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if $y = x^{(x+1)^\frac12}$

then how can I get the first derivative of $y$?

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Write $y=\exp\bigl((x+1)^{1/2}\ln x\bigr)$ and use the chain rule. – David Mitra Feb 22 '13 at 2:45
Do you mean $(x^{(x+1)})^{(1/2)}$ or $x^{((x+1)^{1/2})}$? – Ben Feb 22 '13 at 2:57
@Ben I mean your second choice. – DUKE Feb 22 '13 at 3:38
up vote 1 down vote accepted

Another way to solve it is to take $\ln$ of both sides, and apply implicit differentiation:

$$y=x^{(x+1)^{\frac {1}{2}}}$$

$$\ln y=\ln x^{(x+1)^{\frac {1}{2}}}$$

Rewriting using $\log$ properties:

$$\ln y=(x+1)^{\frac {1}{2}} \cdot \ln x$$

Now take the derivative implicitly:

$$\frac{1}{y}\cdot y' = \frac{1}{2}(x+1)^{-\frac{1}{2}} \ln x + (x+1)^{\frac {1}{2}} \cdot \frac{1}{x}$$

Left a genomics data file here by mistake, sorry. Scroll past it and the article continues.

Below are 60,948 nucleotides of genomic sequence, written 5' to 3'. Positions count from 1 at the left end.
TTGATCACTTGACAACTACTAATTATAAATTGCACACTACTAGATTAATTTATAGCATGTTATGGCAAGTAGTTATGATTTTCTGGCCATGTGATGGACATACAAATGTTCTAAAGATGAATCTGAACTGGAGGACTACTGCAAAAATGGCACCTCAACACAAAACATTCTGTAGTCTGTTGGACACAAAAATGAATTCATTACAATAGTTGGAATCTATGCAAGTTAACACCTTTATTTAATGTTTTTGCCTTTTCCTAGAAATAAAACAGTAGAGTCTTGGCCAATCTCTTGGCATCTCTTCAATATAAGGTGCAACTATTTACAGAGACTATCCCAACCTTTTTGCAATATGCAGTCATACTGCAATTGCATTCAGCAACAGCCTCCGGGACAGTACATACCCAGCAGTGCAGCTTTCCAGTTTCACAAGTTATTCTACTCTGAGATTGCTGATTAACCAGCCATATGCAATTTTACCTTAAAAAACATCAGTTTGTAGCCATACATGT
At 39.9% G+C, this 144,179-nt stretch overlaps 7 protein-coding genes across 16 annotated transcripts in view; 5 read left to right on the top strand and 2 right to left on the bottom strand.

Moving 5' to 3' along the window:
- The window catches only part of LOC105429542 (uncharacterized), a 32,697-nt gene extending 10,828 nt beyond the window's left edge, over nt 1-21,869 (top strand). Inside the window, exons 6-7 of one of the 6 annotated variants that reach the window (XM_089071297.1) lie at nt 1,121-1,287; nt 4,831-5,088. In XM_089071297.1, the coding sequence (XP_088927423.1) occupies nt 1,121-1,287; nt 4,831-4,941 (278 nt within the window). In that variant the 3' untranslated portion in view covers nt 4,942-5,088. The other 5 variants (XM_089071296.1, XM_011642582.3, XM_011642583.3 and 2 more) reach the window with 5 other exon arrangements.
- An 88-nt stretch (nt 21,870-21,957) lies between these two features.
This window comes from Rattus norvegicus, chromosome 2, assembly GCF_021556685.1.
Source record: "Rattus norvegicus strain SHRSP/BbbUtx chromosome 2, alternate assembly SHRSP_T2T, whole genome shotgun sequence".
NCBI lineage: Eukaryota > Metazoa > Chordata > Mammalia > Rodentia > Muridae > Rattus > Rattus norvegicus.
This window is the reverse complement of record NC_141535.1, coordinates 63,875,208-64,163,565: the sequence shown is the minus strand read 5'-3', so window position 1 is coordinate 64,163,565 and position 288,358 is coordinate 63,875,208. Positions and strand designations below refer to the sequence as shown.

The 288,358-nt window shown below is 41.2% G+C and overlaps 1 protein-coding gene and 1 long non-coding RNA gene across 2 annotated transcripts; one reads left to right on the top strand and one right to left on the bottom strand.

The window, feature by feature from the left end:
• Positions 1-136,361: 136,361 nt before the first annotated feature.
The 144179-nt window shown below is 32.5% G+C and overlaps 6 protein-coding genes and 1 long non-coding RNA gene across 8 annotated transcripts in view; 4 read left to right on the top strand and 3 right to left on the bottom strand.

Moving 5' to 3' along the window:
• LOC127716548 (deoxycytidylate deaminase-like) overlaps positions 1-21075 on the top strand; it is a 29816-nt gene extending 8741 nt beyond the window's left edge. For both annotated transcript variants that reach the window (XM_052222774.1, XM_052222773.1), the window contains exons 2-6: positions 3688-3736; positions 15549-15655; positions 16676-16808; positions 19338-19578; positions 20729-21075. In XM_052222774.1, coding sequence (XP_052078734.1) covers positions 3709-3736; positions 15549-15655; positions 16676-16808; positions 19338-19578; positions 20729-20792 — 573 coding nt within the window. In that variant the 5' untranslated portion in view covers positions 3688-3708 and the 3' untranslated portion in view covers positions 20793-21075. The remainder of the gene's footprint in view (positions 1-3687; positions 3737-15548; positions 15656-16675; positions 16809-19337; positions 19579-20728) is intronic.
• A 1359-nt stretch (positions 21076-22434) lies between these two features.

We want $y'$, so we multiply $y$ on both sides to isolate $y'$.

$$ y' = y \cdot \left( \frac{1}{2}(x+1)^{-\frac{1}{2}} \ln x + (x+1)^{\frac {1}{2}} \cdot \frac{1}{x} \right)$$

We want the right hand side to be in terms of $x$. The original problem says $y=x^{(x+1)^{\frac {1}{2}}}$, so

$$ y' = \big( x^{(x+1)^{\frac {1}{2}}} \big) \cdot \left( \frac{1}{2}(x+1)^{-\frac{1}{2}} \ln x + (x+1)^{\frac {1}{2}} \cdot \frac{1}{x} \right)$$

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$$y=x^{(x+1)^{1/2}}=x^{\sqrt{x+1}}=e^{\sqrt{x+1}\log x}$$

and since

$$(\sqrt{x+1}\log x)'=\frac{\log x}{2\sqrt{x+1}}+\frac{\sqrt{x+1}}{x}=\frac{x\log x+2x+2}{2x\sqrt{x+1}}$$

we get, applying as suggested the chaing rule, that

$$y'=y\frac{x\log x+2x+2}{2x\sqrt{x+1}}=x^{\sqrt{x+1}}\cdot\frac{x\log x+2x+2}{2x\sqrt{x+1}}$$

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In general, if $y = x^{f(x)}$ then $y = (e^{\ln(x)})^{f(x)} = e^{f(x)\ln(x)}$

Now the derivative should be easy: $y' = e^{f(x)\ln(x)}\cdot \frac{d}{dx}(f(x)\ln(x))$, by the chain rule.

This simplifies. The first part turns back to the original expression: $y'=x^{f(x)}\cdot \frac{d}{dx} (f(x)\ln(x))$

Or, in other words, $y' = y\cdot(f'(x) \ln(x) + f(x)/x)$.

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